“Have another beer.”
This phrase punctuated the otherwise wordless one-act play Antiwords, and it left me thirsty. Antiwords, brought to the D.C. area as part of the Czech Embassy’s Mutual Inspirations Festival honoring Václav Havel, is a masterful adaptation of Havel’s legendary play Audience. Based on Havel’s experience of being forced to work in a brewery and under constant harassment from the communist regime, Audience is part of Havel’s Vaněk Trilogy.
Antiwords' Director Miřenka Čechová uses oversized heads, dance, and body language to craftily evoke reactions ranging from laughter to a sense of loneliness and futility. The oversized heads come off however, when it’s time for another beer – keeping us rooted in the reality in which the performance is taking place. In the original, actors drank non-alcoholic beer to cope with the considerable consumption of beer the performance demands. Čechová, however, preferred to make things more realistic, adding the consumption of nine beers in the course of a one-hour play to the demands of the two-person cast. (Not to mention adding a great promotion opportunity for homeland beer, Pilsner Urquell.) Oh, and did I mention that the cast, originally two male actors, instead featured two wispy female actresses? I was astounded alone at their ability to stay in character and captivate, not to mention their impressive consumption.
As I pondered which beer I’d be ordering at intermission I also wondered what exactly I was supposed to be feeling as I watched. I was certainly experiencing the play, but, what was the intended message? I struggled to make sense of what was intended. That’s the point, noted Čechová. The hope is that each audience member will have their own interpretation, draw from their own experiences, create their own meaning for what they are seeing.
This is after all, how Havel approached all things during his life.
After intermission (and a beer), the project continued with Unveiling and a theme that was a bit easier for this American to cling to. The play places protagonist Ferninad Vaněk, the alter-ego of Havel and star of the trilogy, in the apartment of two friends, Vera and Michael. Both Michael and Vera describe their get-together with Vaněk as the “unveiling” of their newly decorated apartment, but what unfolds over the course of the play is truly an unveiling of character, social relationships, and personality. What starts out as a simple social gathering unravels into points of criticism, painfully awkward moments of desperation, and want for acceptance, all illustrated through common social interaction between friends. I actually found myself feeling uncomfortably tense during moments of scrutiny of Vaněk’s marriage, career, and family life by the couple – a dynamic all too close to home for this thirty-something single professional. The intense zombie-like state induced by the snowy static of a television when tensions peak was also a wild and uncomfortable reminder of the way the Michaels and Veras of the world find peace. Unveiling, it seems, unveiled a little in me, as well.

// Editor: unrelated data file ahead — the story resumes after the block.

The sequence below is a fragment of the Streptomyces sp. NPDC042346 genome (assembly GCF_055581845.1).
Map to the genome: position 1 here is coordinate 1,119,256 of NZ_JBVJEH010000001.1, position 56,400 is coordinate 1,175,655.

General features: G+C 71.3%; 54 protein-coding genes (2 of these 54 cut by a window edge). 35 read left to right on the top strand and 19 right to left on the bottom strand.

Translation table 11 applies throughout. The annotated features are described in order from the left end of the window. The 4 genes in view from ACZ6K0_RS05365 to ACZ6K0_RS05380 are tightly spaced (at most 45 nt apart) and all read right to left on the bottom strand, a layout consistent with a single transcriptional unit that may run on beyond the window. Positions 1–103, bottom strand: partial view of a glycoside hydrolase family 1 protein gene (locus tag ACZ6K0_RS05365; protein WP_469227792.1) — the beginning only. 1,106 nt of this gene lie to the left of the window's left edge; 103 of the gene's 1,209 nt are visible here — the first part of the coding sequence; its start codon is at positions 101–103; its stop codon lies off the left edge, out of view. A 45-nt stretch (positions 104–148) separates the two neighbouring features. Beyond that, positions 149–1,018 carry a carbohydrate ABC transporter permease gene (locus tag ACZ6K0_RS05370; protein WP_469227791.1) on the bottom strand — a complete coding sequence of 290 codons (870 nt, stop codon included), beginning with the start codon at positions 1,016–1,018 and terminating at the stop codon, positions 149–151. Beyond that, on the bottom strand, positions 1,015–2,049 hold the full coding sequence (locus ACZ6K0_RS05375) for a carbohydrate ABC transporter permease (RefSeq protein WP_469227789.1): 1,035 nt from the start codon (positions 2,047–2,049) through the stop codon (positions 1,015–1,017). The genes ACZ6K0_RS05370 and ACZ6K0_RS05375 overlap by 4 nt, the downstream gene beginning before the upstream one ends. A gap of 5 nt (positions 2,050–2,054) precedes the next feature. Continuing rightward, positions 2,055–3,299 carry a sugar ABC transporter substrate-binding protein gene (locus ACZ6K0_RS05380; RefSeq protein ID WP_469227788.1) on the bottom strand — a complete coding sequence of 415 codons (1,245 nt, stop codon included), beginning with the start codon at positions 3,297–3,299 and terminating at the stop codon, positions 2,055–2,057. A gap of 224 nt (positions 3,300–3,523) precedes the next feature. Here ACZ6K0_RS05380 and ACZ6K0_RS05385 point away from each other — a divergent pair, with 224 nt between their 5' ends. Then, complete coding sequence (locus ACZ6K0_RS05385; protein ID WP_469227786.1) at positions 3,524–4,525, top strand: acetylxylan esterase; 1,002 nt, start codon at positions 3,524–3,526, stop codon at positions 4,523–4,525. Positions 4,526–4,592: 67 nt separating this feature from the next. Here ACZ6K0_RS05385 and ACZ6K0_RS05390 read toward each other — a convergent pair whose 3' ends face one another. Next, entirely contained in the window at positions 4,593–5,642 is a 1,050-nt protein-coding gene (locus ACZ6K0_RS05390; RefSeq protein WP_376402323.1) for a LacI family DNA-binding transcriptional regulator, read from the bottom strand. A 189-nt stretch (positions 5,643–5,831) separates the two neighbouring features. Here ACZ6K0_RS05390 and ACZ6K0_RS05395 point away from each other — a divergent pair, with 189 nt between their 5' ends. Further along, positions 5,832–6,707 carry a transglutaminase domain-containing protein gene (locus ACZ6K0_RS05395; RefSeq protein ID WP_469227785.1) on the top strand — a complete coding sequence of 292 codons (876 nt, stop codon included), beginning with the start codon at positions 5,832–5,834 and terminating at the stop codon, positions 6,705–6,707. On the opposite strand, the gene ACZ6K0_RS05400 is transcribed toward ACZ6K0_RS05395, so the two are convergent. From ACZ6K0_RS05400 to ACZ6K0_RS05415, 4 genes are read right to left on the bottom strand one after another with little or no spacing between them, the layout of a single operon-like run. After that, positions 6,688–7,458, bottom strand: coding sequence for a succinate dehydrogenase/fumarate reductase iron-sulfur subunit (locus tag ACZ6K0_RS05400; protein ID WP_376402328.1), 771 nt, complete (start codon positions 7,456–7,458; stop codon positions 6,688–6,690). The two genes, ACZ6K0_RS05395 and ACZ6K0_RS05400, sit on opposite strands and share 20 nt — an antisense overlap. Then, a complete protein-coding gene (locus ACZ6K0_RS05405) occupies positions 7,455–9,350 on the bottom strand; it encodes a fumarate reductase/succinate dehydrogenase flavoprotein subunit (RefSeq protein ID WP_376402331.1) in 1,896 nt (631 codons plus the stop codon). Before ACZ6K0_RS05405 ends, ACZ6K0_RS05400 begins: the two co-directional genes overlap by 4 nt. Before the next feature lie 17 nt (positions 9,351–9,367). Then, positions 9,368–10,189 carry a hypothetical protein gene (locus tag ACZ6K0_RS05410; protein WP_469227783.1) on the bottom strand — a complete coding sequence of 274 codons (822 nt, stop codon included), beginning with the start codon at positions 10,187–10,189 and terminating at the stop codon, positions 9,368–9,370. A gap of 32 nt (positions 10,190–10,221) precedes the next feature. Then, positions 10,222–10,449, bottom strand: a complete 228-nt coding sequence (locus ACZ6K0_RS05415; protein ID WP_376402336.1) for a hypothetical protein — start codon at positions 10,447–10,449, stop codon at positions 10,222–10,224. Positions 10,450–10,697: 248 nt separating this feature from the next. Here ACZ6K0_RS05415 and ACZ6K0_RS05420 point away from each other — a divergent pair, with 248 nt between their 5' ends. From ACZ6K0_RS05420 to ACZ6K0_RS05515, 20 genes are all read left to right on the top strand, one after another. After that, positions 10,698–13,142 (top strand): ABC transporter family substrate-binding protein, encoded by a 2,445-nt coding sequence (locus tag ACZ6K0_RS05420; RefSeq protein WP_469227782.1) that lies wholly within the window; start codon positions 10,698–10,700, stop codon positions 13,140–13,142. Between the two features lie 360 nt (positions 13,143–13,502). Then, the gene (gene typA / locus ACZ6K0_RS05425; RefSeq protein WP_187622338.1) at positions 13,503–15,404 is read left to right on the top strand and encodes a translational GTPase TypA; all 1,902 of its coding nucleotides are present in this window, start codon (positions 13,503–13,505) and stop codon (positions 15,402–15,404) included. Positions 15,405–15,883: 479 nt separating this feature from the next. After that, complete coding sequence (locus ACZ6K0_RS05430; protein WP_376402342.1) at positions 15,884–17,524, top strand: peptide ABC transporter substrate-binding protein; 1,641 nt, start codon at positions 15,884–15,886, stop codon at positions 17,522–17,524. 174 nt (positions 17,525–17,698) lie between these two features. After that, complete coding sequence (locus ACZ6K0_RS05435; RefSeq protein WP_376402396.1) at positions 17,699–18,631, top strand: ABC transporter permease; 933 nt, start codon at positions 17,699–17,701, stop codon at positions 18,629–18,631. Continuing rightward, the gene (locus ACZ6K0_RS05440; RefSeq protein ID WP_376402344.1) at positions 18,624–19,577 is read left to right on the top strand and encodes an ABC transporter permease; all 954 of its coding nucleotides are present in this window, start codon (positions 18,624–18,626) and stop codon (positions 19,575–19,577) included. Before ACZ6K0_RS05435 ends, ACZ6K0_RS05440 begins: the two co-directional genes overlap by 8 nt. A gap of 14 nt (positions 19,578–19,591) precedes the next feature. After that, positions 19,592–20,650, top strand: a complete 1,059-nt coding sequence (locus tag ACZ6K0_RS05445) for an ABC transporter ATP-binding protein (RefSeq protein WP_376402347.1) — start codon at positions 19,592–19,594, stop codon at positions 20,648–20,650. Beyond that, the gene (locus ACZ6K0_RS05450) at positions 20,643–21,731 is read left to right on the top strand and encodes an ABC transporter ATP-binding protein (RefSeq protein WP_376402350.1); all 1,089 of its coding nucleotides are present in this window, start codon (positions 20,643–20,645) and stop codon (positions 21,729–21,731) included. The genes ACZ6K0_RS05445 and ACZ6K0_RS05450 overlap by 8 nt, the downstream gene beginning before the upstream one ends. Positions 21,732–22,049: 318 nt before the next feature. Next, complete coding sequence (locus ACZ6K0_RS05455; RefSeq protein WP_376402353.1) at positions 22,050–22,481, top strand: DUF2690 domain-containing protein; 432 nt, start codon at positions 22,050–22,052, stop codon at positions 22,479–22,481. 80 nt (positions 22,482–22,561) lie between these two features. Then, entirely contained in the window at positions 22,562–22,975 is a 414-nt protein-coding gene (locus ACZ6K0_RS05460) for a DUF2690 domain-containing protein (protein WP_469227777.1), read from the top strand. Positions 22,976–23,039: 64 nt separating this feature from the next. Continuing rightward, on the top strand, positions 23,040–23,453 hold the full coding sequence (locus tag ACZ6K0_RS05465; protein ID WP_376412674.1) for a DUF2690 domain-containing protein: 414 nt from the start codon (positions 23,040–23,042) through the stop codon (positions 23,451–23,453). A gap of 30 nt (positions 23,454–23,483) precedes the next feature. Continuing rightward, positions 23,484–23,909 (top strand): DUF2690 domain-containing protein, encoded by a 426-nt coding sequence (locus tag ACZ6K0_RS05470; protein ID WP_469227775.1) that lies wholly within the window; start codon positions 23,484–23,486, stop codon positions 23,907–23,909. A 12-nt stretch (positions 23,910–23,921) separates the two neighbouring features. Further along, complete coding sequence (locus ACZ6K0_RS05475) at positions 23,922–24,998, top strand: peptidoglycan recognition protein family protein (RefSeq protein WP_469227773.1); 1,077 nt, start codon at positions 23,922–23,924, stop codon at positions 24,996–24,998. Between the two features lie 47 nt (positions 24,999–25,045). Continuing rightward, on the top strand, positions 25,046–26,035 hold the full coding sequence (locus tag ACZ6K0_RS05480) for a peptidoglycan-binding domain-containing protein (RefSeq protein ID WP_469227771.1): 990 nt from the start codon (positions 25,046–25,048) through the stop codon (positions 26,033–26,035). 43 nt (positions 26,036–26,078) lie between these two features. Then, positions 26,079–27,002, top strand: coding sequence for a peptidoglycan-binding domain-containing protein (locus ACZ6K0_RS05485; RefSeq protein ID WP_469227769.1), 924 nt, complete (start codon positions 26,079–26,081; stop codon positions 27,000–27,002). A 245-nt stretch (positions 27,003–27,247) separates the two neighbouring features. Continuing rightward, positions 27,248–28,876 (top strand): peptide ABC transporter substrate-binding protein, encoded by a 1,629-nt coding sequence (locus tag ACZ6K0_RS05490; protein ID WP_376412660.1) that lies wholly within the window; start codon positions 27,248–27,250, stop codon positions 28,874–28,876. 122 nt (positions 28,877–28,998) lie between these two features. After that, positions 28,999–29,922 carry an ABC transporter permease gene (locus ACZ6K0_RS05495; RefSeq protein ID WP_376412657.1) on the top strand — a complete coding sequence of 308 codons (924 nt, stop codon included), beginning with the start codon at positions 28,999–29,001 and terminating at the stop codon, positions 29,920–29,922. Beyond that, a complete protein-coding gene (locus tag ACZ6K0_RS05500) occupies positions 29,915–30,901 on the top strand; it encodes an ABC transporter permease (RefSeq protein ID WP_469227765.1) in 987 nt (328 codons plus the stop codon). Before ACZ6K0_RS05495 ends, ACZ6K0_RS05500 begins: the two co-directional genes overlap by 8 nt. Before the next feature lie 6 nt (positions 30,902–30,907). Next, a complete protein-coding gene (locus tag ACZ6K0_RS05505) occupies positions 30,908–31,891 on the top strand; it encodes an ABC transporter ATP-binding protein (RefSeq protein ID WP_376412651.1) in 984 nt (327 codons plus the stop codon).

I assumed, that like Antiwords, Unveiling had also been interpreted for the Mutual Inspirations Festival. It resounded with me so strongly, I thought it must have been catered to an American audience. Susan Gailbraith, President of the Alliance for New Music Theater, and Vera herself in the play, corrected me. “We actually only changed one or two lines from the entire scrip to omit references to communism,” Gailbraith explained. “Our goal was to create social and political debate through theater.” (Mission accomplished!) Removing the immediate political context of the Havel’s originalUnveiling was meant to allow audience members to explore how they might be connected to Havel. A long-time student of communism in Russia and the post-Soviet space, I’d never given thought to this aspect of relation. “We all know Michaels and Veras,” Gailbraith said with a knowing smile. “How does it (Unveiling) apply to your everyday life?”
Thinking about this, makes me think I’ll have another beer.
You can catch more performances of Antiwords and others of Havel’s works throughout the festival. If you see me there, I’d love to share some conversation and a beer.
Article contributed by Catherine Provost.